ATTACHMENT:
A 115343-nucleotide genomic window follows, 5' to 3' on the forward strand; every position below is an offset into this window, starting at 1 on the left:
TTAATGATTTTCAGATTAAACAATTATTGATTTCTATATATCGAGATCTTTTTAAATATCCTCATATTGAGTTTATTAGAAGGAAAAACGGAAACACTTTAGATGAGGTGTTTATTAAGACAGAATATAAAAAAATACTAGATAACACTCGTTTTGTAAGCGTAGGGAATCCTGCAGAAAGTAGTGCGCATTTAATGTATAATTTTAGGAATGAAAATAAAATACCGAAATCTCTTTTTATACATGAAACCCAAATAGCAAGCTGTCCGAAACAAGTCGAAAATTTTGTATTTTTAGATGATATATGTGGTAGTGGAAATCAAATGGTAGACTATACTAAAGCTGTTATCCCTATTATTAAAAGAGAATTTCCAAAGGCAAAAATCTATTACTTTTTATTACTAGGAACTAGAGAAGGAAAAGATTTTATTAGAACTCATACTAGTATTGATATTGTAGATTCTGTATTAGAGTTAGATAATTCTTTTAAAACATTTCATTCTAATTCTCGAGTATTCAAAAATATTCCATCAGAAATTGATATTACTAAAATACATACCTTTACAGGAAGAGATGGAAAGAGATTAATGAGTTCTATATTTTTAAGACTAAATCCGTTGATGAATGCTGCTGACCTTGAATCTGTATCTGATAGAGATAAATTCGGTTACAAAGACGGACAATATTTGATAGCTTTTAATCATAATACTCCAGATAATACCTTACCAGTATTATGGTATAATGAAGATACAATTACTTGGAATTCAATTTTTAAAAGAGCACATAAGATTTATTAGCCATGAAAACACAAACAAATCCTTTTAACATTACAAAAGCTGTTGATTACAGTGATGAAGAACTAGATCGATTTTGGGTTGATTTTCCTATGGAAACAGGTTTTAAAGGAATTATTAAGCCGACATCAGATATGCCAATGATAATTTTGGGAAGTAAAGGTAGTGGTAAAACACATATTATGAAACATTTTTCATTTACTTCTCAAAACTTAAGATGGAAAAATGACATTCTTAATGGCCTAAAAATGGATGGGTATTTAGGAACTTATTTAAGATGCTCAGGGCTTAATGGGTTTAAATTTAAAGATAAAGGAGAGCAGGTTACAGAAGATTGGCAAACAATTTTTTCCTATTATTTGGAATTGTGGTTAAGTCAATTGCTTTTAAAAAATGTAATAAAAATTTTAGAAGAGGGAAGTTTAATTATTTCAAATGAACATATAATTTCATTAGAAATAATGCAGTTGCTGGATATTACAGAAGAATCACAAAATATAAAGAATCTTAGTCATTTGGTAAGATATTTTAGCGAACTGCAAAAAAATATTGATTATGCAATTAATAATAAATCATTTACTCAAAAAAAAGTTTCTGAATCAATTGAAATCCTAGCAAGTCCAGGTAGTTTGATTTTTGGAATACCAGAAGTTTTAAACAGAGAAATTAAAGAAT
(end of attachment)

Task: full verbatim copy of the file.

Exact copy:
A 115343-nucleotide genomic window follows, 5' to 3' on the forward strand; every position below is an offset into this window, starting at 1 on the left:
TTAATGATTTTCAGATTAAACAATTATTGATTTCTATATATCGAGATCTTTTTAAATATCCTCATATTGAGTTTATTAGAAGGAAAAACGGAAACACTTTAGATGAGGTGTTTATTAAGACAGAATATAAAAAAATACTAGATAACACTCGTTTTGTAAGCGTAGGGAATCCTGCAGAAAGTAGTGCGCATTTAATGTATAATTTTAGGAATGAAAATAAAATACCGAAATCTCTTTTTATACATGAAACCCAAATAGCAAGCTGTCCGAAACAAGTCGAAAATTTTGTATTTTTAGATGATATATGTGGTAGTGGAAATCAAATGGTAGACTATACTAAAGCTGTTATCCCTATTATTAAAAGAGAATTTCCAAAGGCAAAAATCTATTACTTTTTATTACTAGGAACTAGAGAAGGAAAAGATTTTATTAGAACTCATACTAGTATTGATATTGTAGATTCTGTATTAGAGTTAGATAATTCTTTTAAAACATTTCATTCTAATTCTCGAGTATTCAAAAATATTCCATCAGAAATTGATATTACTAAAATACATACCTTTACAGGAAGAGATGGAAAGAGATTAATGAGTTCTATATTTTTAAGACTAAATCCGTTGATGAATGCTGCTGACCTTGAATCTGTATCTGATAGAGATAAATTCGGTTACAAAGACGGACAATATTTGATAGCTTTTAATCATAATACTCCAGATAATACCTTACCAGTATTATGGTATAATGAAGATACAATTACTTGGAATTCAATTTTTAAAAGAGCACATAAGATTTATTAGCCATGAAAACACAAACAAATCCTTTTAACATTACAAAAGCTGTTGATTACAGTGATGAAGAACTAGATCGATTTTGGGTTGATTTTCCTATGGAAACAGGTTTTAAAGGAATTATTAAGCCGACATCAGATATGCCAATGATAATTTTGGGAAGTAAAGGTAGTGGTAAAACACATATTATGAAACATTTTTCATTTACTTCTCAAAACTTAAGATGGAAAAATGACATTCTTAATGGCCTAAAAATGGATGGGTATTTAGGAACTTATTTAAGATGCTCAGGGCTTAATGGGTTTAAATTTAAAGATAAAGGAGAGCAGGTTACAGAAGATTGGCAAACAATTTTTTCCTATTATTTGGAATTGTGGTTAAGTCAATTGCTTTTAAAAAATGTAATAAAAATTTTAGAAGAGGGAAGTTTAATTATTTCAAATGAACATATAATTTCATTAGAAATAATGCAGTTGCTGGATATTACAGAAGAATCACAAAATATAAAGAATCTTAGTCATTTGGTAAGATATTTTAGCGAACTGCAAAAAAATATTGATTATGCAATTAATAATAAATCATTTACTCAAAAAAAAGTTTCTGAATCAATTGAAATCCTAGCAAGTCCAGGTAGTTTGATTTTTGGAATACCAGAAGTTTTAAACAGAGAAATTAAAGAAT